The Sin Of Teaching Intolerance To Keiki
In the religion department at UH-Manoa, we have T-shirts that read, “Sin Is Our Business.”
But sin — wherever it is and in whatever form it takes, whether real or imagined — also apparently is good for business, as it steers parents toward enrolling their children in increasingly popular religious-based schools. Perhaps too, it is the sinful temptation of good-looking professors behind the popularity of religion courses at college campuses across the UH system. Perhaps it is not.
Yet sin is everywhere for those who look for it, even if it’s only in the mind. And this form of sin can ruin everything, even the joy of fourth-graders on a school trip to Hawaii island. A religion teacher at one of the local private schools wished her excited students a fun trip, but in the same breath warned them against believing in the Hawaiian gods and in their stories while there. Such episodes would be amusing if they weren’t commonplace. Instead, they are sad and deeply disturbing.
Teaching children to be intolerant of other faiths (even different versions of the same one) — and by extension of other cultures — is wrong. It borders on child abuse.
Children subjected to such forms of religious education grow up wary of other religions, other cultures, other people and indeed the world.
This view is quite different from the perspective of healthy children. Instead of being encouraged to ask questions and think for themselves, to be open-minded and appreciative of diversity, they are told repeatedly that all the necessary answers for understanding life lie in the deciphering of ancient texts, and when present-day realities of the world contradict these texts, children are taught the world is wrong and should be rejected.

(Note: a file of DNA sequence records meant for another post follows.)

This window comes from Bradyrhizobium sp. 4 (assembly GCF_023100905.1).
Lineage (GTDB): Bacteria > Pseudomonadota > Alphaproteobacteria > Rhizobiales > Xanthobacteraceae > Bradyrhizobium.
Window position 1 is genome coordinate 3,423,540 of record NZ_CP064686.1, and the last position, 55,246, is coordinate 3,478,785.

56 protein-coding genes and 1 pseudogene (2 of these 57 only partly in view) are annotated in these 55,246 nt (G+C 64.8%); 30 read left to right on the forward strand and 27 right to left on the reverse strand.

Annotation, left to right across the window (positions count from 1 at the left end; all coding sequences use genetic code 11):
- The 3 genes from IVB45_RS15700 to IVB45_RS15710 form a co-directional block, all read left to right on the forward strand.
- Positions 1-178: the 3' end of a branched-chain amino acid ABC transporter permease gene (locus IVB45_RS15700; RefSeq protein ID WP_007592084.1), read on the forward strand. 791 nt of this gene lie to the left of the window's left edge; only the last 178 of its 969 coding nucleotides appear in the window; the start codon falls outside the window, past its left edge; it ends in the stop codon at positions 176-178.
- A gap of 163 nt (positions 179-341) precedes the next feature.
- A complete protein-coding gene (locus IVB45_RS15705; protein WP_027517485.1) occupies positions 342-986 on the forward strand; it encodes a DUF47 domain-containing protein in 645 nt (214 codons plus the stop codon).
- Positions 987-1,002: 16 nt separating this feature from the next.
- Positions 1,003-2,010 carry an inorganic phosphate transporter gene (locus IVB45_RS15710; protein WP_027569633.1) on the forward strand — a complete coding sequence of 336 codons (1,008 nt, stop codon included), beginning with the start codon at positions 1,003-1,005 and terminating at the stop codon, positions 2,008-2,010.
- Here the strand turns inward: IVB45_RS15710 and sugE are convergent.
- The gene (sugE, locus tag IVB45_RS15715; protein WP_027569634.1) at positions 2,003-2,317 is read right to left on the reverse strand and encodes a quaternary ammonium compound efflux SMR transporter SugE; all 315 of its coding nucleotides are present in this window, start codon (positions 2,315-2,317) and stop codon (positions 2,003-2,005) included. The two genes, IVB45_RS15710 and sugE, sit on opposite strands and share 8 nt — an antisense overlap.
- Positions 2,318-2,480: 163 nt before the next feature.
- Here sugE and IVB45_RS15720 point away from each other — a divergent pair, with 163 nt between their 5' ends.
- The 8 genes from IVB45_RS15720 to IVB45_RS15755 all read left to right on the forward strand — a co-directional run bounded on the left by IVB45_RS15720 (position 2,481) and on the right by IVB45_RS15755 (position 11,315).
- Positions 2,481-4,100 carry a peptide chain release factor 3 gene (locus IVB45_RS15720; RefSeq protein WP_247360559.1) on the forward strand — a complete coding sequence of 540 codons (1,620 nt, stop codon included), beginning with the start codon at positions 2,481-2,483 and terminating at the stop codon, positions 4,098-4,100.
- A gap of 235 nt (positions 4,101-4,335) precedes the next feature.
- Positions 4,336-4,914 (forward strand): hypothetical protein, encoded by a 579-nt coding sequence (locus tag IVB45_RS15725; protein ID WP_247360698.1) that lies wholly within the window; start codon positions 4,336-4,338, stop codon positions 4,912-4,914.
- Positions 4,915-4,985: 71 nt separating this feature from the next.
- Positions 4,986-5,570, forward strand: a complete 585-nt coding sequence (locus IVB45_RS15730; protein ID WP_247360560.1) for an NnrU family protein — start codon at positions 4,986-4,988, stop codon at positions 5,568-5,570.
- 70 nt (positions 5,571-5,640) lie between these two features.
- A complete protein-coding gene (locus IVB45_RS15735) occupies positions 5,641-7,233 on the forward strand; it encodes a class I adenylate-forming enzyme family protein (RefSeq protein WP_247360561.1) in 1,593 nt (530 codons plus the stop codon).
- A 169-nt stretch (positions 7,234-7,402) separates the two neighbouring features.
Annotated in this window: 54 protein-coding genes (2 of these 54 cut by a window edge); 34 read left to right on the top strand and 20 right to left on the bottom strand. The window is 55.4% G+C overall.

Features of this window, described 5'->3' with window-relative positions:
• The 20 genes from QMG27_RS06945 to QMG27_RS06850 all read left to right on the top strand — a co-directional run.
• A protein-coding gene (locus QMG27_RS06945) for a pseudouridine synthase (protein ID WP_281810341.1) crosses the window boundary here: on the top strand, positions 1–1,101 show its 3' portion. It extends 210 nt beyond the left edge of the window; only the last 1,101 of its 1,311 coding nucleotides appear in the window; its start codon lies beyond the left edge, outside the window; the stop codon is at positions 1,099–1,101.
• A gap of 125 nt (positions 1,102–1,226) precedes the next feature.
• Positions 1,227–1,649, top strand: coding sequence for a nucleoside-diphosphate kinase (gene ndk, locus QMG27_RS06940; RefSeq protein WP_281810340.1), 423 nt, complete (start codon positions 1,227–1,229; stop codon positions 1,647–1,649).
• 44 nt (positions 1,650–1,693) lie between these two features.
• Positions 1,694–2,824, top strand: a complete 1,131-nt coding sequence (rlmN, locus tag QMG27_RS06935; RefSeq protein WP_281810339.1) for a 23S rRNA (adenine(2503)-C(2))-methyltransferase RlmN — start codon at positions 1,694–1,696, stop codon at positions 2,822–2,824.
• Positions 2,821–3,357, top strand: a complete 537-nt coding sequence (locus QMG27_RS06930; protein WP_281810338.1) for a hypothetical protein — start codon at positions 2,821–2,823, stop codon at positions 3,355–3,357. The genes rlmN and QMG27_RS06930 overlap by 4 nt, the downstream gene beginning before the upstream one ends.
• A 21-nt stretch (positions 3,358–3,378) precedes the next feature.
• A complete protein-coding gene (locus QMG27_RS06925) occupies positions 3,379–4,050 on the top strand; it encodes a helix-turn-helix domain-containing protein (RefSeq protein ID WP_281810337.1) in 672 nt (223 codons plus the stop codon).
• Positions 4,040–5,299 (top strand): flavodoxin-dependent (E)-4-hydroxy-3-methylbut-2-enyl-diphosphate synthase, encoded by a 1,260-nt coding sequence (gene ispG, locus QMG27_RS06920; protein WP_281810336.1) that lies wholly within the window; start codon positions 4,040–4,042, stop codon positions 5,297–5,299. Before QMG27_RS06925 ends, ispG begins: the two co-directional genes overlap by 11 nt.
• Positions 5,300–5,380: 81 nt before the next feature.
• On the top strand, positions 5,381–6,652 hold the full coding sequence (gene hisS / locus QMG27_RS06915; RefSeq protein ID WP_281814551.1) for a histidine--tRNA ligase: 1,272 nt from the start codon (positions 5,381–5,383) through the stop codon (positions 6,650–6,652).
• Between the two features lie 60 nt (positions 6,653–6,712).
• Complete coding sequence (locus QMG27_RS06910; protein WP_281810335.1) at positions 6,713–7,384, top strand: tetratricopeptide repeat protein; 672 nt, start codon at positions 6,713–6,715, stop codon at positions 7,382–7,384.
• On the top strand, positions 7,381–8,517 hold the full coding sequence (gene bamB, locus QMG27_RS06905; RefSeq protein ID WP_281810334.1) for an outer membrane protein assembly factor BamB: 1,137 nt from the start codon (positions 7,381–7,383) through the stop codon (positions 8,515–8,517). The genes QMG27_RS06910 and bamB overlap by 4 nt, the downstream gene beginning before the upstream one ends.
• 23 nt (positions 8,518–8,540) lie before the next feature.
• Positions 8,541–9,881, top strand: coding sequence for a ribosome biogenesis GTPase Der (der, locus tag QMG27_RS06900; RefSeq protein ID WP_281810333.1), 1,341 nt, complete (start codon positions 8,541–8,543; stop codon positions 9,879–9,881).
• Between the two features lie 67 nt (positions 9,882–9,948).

Such a worldview may cause harm that is long-lasting.
What is more, children fortunate enough to escape from such a restrictive worldview may have trouble assimilating into the wider social culture not just because it was alien to them for so long, but because they have been taught that it was wicked and to be feared. For children still trapped in this frightening worldview, Halloween is evil, celebrating Thanksgiving is wrong, bowing at martial arts practice is idol worshipping, learning hula is a form of pagan worship. These holidays and practices are not the insidious tentacles of sin, but wonderful expressions of diverse cultures and values that are held dear by many.
Teach children to be awe-inspired, not wary and afraid. Skepticism, inquiry and doubt can be great tools to give learning children. With them, children can build a world-view filled with wonder, beauty and awe.
In stark contrast, the absoluteness, intolerance and fear of sin preached in some forms of religious education impede innovation, exploration and discovery, and therefore should have no place in an academic setting.
Yet the academic study of religion is important, and not all schools teach religion in such a narrow-minded, fearful way. Indeed, religion is the most important subject of study at college.
This is not simply my opinion. More people love, hate, help, kill and die (and write nasty emails) because of religion than for any other college subject of study. No one dies for composition English. Nobody straps dynamite on their body, walks into a crowded marketplace and blows herself up for pre-calculus math. But for religion, people do incredible stuff, and incredibly stupid stuff.
Through the study of religion, one is introduced to history, politics, science, art and a host of other wonderful study subjects.
Religion, therefore, should be taught to elementary schoolchildren in the same way that culture is: with respect and appreciation for the similarities and differences, strengths and weaknesses, among various people living in different places and in different ways. Children should not be forced to believe that one is superior to the rest, and that the alternatives are dangerously wrong, even if their parents believe such nonsense. Imagine the uproar if all 9-year-olds were taught that Japanese culture is the best. This may be true, but it shouldn’t be taught.
The study of religion opens up fascinating glimpses for students to see and determine for themselves the true and untrue. Sin does not. But sin is business and — judging by the weekly emails I receive — business is good.